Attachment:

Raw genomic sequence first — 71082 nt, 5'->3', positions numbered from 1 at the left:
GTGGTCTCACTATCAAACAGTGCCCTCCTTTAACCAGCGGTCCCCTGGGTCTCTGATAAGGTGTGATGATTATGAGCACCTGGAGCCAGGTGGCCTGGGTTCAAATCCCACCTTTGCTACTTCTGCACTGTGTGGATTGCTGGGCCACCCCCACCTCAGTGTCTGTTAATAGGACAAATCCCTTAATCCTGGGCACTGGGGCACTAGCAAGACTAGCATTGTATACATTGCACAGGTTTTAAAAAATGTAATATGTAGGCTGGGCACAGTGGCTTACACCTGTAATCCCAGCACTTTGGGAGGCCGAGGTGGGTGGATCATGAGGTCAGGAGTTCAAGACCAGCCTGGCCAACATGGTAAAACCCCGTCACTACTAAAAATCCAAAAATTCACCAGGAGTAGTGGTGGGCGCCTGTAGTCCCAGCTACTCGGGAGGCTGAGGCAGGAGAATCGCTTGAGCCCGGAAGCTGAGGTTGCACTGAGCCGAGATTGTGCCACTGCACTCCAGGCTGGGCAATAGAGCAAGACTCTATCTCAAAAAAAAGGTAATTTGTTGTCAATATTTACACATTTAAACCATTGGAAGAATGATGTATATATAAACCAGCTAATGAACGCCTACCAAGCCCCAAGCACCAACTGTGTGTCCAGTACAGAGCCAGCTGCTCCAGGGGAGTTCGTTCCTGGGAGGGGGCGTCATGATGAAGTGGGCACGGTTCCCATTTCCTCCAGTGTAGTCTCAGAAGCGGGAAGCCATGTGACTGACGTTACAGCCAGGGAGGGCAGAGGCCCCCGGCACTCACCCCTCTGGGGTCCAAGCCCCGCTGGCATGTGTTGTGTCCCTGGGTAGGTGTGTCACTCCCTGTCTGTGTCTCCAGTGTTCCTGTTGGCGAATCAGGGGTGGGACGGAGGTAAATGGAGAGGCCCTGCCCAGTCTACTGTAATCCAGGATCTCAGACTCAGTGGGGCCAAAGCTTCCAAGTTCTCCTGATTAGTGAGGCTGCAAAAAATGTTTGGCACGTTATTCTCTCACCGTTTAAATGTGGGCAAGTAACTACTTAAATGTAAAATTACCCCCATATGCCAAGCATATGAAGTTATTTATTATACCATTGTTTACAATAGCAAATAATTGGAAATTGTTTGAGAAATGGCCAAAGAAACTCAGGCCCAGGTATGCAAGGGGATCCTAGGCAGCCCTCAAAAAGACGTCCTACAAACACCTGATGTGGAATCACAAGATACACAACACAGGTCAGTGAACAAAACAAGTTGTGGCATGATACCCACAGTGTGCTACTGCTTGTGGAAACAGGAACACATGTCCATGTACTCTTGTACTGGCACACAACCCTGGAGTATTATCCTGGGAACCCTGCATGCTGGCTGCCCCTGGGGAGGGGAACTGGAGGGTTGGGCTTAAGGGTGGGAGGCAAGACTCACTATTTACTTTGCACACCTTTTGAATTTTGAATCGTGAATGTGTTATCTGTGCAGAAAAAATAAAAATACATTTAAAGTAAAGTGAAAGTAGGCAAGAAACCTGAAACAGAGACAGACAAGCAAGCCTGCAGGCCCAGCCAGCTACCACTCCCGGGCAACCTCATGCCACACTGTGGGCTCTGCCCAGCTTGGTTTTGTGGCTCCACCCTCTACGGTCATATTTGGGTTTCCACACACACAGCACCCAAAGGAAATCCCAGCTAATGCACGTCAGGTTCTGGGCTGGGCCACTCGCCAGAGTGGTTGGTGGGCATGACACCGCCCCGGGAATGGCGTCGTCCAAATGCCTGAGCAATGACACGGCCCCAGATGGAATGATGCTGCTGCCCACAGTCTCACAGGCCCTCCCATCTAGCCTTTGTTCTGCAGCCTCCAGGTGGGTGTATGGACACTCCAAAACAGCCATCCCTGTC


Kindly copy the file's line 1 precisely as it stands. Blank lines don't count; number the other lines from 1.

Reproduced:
Raw genomic sequence first — 71082 nt, 5'->3', positions numbered from 1 at the left: